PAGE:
Now the birds are brought to this judgmental feast, but what are mountain birds of prey? I tried to find Eagles, Hawks, Owls, Vultures, or whatever birds I could that live in the mountains or at high elevations. Here are a few that I found with “mountain” in their name:
From the Accipitriformes Order – Accipitridae Family:
Mountain Serpent Eagle (Spilornis kinabaluensis) Found in northern Borneo, Sabah, Sarawak and Kalimantan. It inhabits submontane and montane evergreen rainforests. It prefers forests with height of 1,000-2,900 meters (3,220- 9514 feet) above sea level.
Mountain Buzzard (Buteo oreophilus) – Lives in montane forests in East Africa (Ethiopia, Kenya, Tanzania, Uganda, Rwanda, Burundi and extreme eastern DR Congo) and forests and plantations in South Africa. The latter population is sometimes considered a separate species, the Forest Buzzard (B. trizonatus).
Mountain Hawk-Eagle (Nisaetus nipalensis) It is a bird of mountain woodland, which builds a stick nest in a tree and lays usually a single egg. It breeds in southern Asia from Pakistan, India and Sri Lanka to China, Taiwan and Japan.
From the Falconiformes Order–Falconidae Family:
Mountain Caracara (Phalcoboenus megalopterus) a species of bird of prey in the Falconidae family. It is found in puna and páramo in the Andes, ranging from southern Ecuador, through Peru and Bolivia, to northern Argentina and Chile. It is generally uncommon to fairly common. A highly opportunistic bird commonly seen walking on the ground, it will feed on both carrion and virtually any small animal it can catch. It resembles the closely related Carunculated Caracara and White-throated Caracara, but unlike those species its chest is uniform black. Juveniles are far less distinctive than the red-faced pied adults, being overall brown with dull pinkish-grey facial skin.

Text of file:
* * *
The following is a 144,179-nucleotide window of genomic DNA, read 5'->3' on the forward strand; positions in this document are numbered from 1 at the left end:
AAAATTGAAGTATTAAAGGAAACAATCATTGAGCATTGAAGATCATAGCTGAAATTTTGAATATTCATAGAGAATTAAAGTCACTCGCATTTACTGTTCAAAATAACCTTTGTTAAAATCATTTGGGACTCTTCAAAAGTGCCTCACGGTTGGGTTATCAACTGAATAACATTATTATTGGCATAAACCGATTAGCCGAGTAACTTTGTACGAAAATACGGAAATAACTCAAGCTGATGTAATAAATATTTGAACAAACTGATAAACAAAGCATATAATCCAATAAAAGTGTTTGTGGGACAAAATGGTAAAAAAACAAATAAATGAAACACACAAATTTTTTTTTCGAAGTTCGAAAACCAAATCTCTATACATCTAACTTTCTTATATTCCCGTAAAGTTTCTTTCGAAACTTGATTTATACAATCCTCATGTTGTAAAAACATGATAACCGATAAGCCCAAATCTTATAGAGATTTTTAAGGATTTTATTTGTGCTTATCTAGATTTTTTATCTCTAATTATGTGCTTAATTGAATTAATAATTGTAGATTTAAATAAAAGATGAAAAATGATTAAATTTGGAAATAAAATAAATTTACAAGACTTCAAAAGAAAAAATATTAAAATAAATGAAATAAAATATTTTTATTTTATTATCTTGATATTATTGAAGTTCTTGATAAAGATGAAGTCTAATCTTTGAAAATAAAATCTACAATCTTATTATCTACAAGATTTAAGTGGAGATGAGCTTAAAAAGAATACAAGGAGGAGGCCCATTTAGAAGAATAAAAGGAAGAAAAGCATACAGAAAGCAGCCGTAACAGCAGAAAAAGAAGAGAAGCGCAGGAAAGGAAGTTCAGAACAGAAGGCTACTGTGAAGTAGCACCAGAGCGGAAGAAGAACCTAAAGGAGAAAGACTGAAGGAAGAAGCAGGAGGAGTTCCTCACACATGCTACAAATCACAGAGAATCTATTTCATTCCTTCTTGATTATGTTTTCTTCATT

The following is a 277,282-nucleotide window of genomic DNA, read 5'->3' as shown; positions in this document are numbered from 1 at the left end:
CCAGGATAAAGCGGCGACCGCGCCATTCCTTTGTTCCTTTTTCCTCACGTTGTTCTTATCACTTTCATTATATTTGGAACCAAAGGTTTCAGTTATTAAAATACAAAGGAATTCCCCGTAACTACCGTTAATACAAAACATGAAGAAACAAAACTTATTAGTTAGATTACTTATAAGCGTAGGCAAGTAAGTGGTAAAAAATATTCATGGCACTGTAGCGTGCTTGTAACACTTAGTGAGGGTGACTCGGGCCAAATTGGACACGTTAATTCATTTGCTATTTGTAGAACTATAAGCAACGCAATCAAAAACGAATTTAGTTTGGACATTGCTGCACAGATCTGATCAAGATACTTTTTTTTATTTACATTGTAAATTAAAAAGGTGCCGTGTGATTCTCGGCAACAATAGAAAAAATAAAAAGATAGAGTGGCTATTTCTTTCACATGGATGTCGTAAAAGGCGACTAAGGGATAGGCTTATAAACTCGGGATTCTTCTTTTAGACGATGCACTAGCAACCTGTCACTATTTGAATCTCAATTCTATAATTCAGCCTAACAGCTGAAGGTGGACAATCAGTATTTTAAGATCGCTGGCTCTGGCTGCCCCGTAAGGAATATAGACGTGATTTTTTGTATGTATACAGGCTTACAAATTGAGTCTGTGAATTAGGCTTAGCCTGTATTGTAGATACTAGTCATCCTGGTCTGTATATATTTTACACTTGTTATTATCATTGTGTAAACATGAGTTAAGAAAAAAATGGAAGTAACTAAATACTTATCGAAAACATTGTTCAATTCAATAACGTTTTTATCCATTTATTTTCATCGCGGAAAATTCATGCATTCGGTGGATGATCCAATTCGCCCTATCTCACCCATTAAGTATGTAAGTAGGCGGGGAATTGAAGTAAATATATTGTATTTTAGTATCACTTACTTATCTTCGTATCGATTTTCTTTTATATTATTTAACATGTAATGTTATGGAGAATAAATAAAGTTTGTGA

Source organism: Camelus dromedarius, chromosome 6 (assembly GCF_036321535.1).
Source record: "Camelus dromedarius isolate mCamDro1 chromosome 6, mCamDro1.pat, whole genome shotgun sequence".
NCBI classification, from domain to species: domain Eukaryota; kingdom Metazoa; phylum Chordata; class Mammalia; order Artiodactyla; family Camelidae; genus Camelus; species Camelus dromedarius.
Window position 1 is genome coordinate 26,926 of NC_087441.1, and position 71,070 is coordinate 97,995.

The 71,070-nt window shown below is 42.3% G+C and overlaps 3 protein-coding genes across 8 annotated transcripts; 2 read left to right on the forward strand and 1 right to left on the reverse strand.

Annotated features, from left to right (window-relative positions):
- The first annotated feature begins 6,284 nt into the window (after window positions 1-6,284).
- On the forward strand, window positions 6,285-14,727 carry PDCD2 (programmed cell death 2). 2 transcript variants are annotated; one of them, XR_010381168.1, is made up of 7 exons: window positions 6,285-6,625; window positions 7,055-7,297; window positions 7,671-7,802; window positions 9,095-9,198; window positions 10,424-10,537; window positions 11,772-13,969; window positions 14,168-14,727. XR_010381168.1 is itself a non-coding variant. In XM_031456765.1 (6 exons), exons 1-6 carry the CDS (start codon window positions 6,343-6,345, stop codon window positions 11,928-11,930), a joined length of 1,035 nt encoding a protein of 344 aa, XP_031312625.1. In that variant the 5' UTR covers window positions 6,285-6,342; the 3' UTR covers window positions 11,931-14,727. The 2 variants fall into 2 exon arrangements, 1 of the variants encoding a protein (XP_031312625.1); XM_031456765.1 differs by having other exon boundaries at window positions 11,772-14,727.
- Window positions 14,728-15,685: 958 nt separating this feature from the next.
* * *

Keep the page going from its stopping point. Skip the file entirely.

From the Strigiformes Order – Strigidae Family:
Mountain Scops Owl (Otus spilocephalus) sometimes referred to as the spotted scops owl. It is locally common in its main habitat which covers some parts of Asia, mostly Bhutan and Taiwan. It has a short high-pitched call similar to the sound a radar makes.
Mountain Pygmy Owl/Northern Pygmy-Owl (Glaucidium gnoma) Their breeding habitat includes open to semi-open woodlands of foothills and mountains in western North America. In Oregon and Washington they are known to nest and forage in the center of dense, continuous forests, near streams. An example of their habitat is Forest Park in Portland, Oregon. Males will regularly perch at the top of the tallest available conifer trees to issue their territorial call…
There are many more numerous Birds of Prey which live in the mountains and high forests, but time prevents finding and listing them all. The birds presented here are just to whet your appetite to find more of them and to further study the passage of Scripture. There are also many interpretations of Isaiah 18:6.
Study to shew thyself approved unto God, a workman that needeth not to be ashamed, rightly dividing the word of truth. (2 Timothy 2:15 KJV)
Information about the birds from Wikipedia